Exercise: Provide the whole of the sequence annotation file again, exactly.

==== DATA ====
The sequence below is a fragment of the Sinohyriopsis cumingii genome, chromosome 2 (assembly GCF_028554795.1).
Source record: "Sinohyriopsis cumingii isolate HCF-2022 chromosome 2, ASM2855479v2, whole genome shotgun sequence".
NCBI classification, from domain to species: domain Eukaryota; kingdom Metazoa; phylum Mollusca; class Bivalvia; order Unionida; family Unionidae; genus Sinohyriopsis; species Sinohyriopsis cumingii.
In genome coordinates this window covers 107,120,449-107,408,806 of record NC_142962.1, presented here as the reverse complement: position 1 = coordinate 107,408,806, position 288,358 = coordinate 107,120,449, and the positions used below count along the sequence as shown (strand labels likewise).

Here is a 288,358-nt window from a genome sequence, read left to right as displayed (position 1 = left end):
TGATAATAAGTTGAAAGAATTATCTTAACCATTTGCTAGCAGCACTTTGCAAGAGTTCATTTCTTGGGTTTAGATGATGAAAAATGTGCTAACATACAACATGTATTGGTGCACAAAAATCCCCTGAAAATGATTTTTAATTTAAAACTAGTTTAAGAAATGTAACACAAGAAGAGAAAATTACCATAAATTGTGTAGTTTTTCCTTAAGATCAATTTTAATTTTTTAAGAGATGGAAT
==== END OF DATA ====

The sequence below is a fragment of the Sinohyriopsis cumingii genome, chromosome 2 (assembly GCF_028554795.1).
Source record: "Sinohyriopsis cumingii isolate HCF-2022 chromosome 2, ASM2855479v2, whole genome shotgun sequence".
NCBI classification, from domain to species: domain Eukaryota; kingdom Metazoa; phylum Mollusca; class Bivalvia; order Unionida; family Unionidae; genus Sinohyriopsis; species Sinohyriopsis cumingii.
In genome coordinates this window covers 107,120,449-107,408,806 of record NC_142962.1, presented here as the reverse complement: position 1 = coordinate 107,408,806, position 288,358 = coordinate 107,120,449, and the positions used below count along the sequence as shown (strand labels likewise).

Here is a 288,358-nt window from a genome sequence, read left to right as displayed (position 1 = left end):
TGATAATAAGTTGAAAGAATTATCTTAACCATTTGCTAGCAGCACTTTGCAAGAGTTCATTTCTTGGGTTTAGATGATGAAAAATGTGCTAACATACAACATGTATTGGTGCACAAAAATCCCCTGAAAATGATTTTTAATTTAAAACTAGTTTAAGAAATGTAACACAAGAAGAGAAAATTACCATAAATTGTGTAGTTTTTCCTTAAGATCAATTTTAATTTTTTAAGAGATGGAAT